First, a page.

Entering the Kassel Christmas Market

For dessert, we went straight for the fairy tale-themed baked apples, which I had remembered well from our first visit to this market a few years ago. I let James get the marzipan-stuffed Snow White apple covered in vanilla sauce this time. Remembering how that story went, I opted for the chocolate-stuffed Rapunzel apple drizzled with eggnog and topped with whipped cream. As you can guess, we are living happily ever after.

Happy 4th Sunday of Advent from the homes of the Brothers Grimm!

Traveling Through History by Christmas Market

Traveling Through History by Christmas Market

This weekend, themed markets and historic cities took Christmas Market nostalgia to a whole new level.

We began in the Middle Ages yesterday, arriving at nearby Bingen’s medieval-themed Christmas Market. Here costumed artisans and merchants toiled beneath the impressive Burg Klopp, once a medieval toll castle and now a city administration building.

Meat on sticks, spit-roasted pig, and Glühwein in clay vessels accompanied the standard festival food fare. Arts and crafts included hand-dyed yarn, hand-smithed metalwork, wooden swords, leather accessories and furs.

A band of minstrels paraded through the streets with an assortment of pipes and drums. My favorite was the hobo-esque guy with a tattered hat who accompanied them wielding some kind of artsy ball.

Reichsburg Cochem towering over town of Cochem
Mosel River from the castle

Traveling back further this morning, we found ourselves in the midst of the first Christmas in Bethlehem – told at my favorite castle Reichsburg Cochem along the Mosel River. Whether intended as social commentary or not, a census official reminded Mary and Joseph, in their haste to register before the imminent birth, that “Order takes time.”

Shepherds heeded the Archangel Gabriel who pointed to a bright star (and lo, there it was!) for us all to follow. The angel’s work post was prepared behind the scenes for the day with a thermos of coffee or Glühwein. The children in the group were asked to think of a carol for all to sing to the angel (they chose “O Tannenbaum”) and could even ask for a wish. They were too shy today, but our shepherd guide told us once a child had asked to finally have a baby sister!

From here we encountered the Three Wise Men, who were also following the same bright star. After presenting their gifts to the Christ Child in the manger, they handed out chocolate gold pieces to children and adults alike.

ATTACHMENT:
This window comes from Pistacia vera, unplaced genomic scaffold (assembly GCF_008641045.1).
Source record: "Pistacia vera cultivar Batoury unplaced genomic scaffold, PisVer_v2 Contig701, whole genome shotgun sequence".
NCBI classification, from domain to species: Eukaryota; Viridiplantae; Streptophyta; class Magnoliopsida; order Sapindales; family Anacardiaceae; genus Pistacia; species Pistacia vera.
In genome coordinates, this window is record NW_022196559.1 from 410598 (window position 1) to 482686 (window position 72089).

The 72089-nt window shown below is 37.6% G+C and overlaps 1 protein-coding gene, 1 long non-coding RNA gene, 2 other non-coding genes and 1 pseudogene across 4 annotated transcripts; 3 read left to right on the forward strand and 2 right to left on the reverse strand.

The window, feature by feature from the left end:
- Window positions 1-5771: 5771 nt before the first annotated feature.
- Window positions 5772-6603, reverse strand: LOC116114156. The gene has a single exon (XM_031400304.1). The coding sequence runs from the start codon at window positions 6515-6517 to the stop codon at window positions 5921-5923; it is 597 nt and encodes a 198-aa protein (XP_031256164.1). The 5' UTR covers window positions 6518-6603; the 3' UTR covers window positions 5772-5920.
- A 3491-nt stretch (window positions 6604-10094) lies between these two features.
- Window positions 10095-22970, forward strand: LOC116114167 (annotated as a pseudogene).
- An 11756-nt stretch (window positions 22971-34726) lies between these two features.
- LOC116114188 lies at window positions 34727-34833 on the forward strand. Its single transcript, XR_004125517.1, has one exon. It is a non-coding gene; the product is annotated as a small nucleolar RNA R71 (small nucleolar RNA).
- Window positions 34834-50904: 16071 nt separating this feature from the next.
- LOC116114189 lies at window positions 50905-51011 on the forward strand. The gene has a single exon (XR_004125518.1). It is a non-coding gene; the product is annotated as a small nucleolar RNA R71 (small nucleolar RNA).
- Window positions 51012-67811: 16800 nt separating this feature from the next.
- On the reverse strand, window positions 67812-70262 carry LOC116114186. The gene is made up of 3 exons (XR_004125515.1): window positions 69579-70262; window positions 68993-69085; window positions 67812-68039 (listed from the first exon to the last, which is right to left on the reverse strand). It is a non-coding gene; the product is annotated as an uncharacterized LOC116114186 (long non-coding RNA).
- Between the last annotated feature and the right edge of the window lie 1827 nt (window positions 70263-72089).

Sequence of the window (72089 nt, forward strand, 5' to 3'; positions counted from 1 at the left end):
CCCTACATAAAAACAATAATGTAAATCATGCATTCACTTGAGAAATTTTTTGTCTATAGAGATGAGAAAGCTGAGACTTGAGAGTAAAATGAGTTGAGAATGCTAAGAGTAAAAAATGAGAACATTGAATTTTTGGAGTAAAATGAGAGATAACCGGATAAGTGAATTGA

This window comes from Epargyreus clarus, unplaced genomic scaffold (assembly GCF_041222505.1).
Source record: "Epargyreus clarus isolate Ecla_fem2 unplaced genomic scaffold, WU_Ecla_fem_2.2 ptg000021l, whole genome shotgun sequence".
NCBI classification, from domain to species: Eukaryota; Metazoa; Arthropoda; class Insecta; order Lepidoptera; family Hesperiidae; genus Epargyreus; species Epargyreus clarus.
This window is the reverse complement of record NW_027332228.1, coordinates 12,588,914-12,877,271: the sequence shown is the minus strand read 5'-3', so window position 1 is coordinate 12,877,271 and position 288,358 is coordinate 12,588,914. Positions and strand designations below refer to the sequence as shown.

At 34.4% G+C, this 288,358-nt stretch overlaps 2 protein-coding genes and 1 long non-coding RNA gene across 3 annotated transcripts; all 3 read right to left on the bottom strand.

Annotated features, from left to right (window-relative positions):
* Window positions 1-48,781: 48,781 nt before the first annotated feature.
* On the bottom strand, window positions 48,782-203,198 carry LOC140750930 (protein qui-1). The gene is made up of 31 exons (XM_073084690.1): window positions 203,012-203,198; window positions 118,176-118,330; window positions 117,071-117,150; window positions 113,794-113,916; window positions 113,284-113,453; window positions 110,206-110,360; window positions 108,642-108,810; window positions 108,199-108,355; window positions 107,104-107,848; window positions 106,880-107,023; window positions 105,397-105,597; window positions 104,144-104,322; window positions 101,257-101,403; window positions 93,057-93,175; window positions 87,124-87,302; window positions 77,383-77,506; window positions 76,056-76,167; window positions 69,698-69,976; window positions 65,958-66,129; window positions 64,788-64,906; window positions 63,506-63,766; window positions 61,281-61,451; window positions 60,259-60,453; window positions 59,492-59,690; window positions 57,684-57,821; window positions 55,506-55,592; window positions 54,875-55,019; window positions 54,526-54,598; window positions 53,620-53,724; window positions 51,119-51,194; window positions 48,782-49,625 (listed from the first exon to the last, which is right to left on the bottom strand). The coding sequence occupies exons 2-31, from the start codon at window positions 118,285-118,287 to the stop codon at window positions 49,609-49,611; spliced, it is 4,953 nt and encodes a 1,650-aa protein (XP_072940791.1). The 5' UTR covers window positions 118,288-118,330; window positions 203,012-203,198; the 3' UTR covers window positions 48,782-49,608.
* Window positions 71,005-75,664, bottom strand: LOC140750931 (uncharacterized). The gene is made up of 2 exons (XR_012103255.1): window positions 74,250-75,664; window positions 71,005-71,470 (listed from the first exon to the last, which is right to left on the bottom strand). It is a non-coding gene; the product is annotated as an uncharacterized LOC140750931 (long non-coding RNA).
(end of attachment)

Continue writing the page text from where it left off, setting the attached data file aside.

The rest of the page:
The story ended on a somber and poignant note, reminding us that many children are still born in dire need. Visitors were asked to think of families in and from Aleppo, Syria and also given the opportunity to donate to a local children’s hospital before being ushered into the castle’s merry courtyard Christmas Market.

Porta Nigra in Trier
Porta Nigra in Trier

Finally, we ventured even further into the past to Trier, arguably the oldest city in Germany. Its incredibly well-preserved gate Porta Nigra stands as a reminder to the city’s days of Roman control –after it was taken over from the Celts – not long before the birth of Christ. Presently the gate ushers visitors into Trier’s charming and crowded traditional German Christmas Market.

Happy 3rd Sunday of Advent from the past!

Finding Hygge in Copenhagen

Finding Hygge in Copenhagen
Tivoli Gardens Christmas Market

Imagine you’re curled up inside in a big blanket sipping a cup of hot chocolate by the fire while a bitter cold, windy winter evening rages outside. Call this feeling what you will – comfort, coziness, zen, Gemütlichkeit the Danish word is hygge. Difficult to translate but easy enough to understand.

Last week we spent a long chilly weekend in Copenhagen in search of hygge, not difficult to find during the Christmas season, the hyggliest (is that a word?) time of the year. Here are the best ways to achieve this warm feeling in the delightful Danish capital:

  • Start your day with a Danish. I’m not actually sure if this is a breakfast food here or more of a dessert, but loading up on one of these sugary choices in the morning proved a sure way to get a happy burst of energy for the day.
    Jelly & chocolate/marzipan danishes